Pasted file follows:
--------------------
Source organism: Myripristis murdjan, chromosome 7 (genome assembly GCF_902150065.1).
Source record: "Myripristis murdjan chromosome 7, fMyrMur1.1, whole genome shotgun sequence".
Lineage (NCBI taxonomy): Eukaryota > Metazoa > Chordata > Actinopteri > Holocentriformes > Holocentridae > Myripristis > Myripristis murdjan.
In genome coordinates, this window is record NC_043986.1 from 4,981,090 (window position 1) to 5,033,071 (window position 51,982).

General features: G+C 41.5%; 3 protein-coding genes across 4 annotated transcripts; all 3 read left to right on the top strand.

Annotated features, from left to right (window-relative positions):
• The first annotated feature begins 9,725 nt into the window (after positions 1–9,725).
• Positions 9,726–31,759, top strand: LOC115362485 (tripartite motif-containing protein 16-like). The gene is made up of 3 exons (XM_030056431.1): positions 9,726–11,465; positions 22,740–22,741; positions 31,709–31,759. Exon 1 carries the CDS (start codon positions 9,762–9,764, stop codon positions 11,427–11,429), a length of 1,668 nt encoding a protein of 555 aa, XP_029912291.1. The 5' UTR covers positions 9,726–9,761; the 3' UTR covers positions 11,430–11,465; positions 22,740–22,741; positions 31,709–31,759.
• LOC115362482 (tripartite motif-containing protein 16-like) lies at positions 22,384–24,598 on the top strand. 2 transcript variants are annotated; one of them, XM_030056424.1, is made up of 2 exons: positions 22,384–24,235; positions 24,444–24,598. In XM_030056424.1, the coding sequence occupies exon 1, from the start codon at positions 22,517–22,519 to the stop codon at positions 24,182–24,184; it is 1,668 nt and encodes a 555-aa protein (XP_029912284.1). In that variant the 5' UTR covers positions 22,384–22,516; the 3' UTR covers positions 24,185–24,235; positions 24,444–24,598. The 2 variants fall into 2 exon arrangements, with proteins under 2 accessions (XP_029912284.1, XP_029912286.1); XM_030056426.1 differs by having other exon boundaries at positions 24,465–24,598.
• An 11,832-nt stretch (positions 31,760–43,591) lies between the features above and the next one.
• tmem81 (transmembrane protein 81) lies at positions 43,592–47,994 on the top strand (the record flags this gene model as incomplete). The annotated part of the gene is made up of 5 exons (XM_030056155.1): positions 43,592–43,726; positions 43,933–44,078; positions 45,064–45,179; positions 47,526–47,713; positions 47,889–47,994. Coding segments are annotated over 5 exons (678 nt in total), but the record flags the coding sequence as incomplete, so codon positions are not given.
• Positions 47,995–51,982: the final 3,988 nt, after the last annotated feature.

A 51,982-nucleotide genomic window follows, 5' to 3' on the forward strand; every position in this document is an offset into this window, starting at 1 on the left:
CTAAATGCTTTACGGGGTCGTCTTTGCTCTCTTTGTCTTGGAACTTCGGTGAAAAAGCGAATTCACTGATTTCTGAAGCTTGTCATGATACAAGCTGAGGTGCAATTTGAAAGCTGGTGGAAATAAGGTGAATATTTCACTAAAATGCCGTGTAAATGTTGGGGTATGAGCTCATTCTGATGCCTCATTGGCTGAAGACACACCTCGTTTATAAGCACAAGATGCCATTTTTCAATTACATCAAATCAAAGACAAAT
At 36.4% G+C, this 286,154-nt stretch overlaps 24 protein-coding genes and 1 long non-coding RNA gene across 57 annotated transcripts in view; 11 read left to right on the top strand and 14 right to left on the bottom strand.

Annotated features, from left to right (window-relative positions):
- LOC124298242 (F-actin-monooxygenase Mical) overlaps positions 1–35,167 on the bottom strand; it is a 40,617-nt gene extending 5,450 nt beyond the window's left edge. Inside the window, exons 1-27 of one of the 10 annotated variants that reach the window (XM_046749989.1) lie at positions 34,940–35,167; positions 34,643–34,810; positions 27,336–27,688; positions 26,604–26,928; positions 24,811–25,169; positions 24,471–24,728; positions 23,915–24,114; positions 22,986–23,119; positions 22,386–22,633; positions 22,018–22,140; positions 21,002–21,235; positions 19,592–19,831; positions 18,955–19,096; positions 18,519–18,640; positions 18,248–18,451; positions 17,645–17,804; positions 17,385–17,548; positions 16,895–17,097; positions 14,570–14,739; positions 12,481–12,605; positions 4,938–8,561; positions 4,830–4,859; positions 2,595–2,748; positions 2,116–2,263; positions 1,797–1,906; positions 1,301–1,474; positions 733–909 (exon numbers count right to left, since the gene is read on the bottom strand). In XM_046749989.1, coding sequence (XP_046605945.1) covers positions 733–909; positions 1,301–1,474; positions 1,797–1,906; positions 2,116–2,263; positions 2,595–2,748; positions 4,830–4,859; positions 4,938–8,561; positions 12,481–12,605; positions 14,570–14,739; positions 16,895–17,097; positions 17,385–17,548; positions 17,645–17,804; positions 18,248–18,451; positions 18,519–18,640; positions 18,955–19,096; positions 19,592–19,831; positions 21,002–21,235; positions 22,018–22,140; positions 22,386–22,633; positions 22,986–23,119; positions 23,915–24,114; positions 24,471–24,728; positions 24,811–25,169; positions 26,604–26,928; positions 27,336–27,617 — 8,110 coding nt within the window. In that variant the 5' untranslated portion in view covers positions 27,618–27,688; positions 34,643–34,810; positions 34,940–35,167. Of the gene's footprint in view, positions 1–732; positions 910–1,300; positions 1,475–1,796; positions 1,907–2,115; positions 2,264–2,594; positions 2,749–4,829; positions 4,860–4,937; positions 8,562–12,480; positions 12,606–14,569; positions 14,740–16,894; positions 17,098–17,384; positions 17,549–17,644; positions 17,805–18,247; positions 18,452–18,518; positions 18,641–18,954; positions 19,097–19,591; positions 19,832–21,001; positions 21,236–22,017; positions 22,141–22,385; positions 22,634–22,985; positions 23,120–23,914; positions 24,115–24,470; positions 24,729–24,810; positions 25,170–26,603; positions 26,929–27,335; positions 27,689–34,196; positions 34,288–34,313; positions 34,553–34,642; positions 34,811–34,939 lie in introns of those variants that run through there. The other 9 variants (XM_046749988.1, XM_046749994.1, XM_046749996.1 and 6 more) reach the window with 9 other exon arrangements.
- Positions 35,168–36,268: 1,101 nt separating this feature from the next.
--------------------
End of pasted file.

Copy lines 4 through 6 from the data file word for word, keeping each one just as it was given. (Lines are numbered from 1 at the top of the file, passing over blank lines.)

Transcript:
In genome coordinates, this window is record NC_043986.1 from 4,981,090 (window position 1) to 5,033,071 (window position 51,982).

General features: G+C 41.5%; 3 protein-coding genes across 4 annotated transcripts; all 3 read left to right on the top strand.

Annotated features, from left to right (window-relative positions):